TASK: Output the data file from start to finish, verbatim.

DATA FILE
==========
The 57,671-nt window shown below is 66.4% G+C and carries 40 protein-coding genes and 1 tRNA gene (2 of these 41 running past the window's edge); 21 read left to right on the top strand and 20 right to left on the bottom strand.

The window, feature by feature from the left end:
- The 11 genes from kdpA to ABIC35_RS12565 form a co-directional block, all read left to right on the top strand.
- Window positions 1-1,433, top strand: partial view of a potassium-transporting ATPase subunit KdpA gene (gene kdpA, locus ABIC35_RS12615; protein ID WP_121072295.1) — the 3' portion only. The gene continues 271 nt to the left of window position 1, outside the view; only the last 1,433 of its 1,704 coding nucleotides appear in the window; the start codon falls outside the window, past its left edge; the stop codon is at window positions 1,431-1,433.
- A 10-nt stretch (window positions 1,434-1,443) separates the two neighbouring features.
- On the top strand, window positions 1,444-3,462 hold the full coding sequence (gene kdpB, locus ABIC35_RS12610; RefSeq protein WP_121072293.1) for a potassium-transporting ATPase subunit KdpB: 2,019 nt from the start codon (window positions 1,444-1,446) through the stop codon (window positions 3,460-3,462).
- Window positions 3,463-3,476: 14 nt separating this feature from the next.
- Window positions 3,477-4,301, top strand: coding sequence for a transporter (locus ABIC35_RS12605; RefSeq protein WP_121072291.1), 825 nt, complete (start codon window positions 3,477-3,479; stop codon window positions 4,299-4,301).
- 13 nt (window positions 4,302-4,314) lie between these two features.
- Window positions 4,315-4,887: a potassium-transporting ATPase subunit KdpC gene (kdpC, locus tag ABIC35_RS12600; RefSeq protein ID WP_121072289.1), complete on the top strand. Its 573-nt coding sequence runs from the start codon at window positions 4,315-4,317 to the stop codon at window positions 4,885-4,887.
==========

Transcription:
The 57,671-nt window shown below is 66.4% G+C and carries 40 protein-coding genes and 1 tRNA gene (2 of these 41 running past the window's edge); 21 read left to right on the top strand and 20 right to left on the bottom strand.

The window, feature by feature from the left end:
- The 11 genes from kdpA to ABIC35_RS12565 form a co-directional block, all read left to right on the top strand.
- Window positions 1-1,433, top strand: partial view of a potassium-transporting ATPase subunit KdpA gene (gene kdpA, locus ABIC35_RS12615; protein ID WP_121072295.1) — the 3' portion only. The gene continues 271 nt to the left of window position 1, outside the view; only the last 1,433 of its 1,704 coding nucleotides appear in the window; the start codon falls outside the window, past its left edge; the stop codon is at window positions 1,431-1,433.
- A 10-nt stretch (window positions 1,434-1,443) separates the two neighbouring features.
- On the top strand, window positions 1,444-3,462 hold the full coding sequence (gene kdpB, locus ABIC35_RS12610; RefSeq protein WP_121072293.1) for a potassium-transporting ATPase subunit KdpB: 2,019 nt from the start codon (window positions 1,444-1,446) through the stop codon (window positions 3,460-3,462).
- Window positions 3,463-3,476: 14 nt separating this feature from the next.
- Window positions 3,477-4,301, top strand: coding sequence for a transporter (locus ABIC35_RS12605; RefSeq protein WP_121072291.1), 825 nt, complete (start codon window positions 3,477-3,479; stop codon window positions 4,299-4,301).
- 13 nt (window positions 4,302-4,314) lie between these two features.
- Window positions 4,315-4,887: a potassium-transporting ATPase subunit KdpC gene (kdpC, locus tag ABIC35_RS12600; RefSeq protein ID WP_121072289.1), complete on the top strand. Its 573-nt coding sequence runs from the start codon at window positions 4,315-4,317 to the stop codon at window positions 4,885-4,887.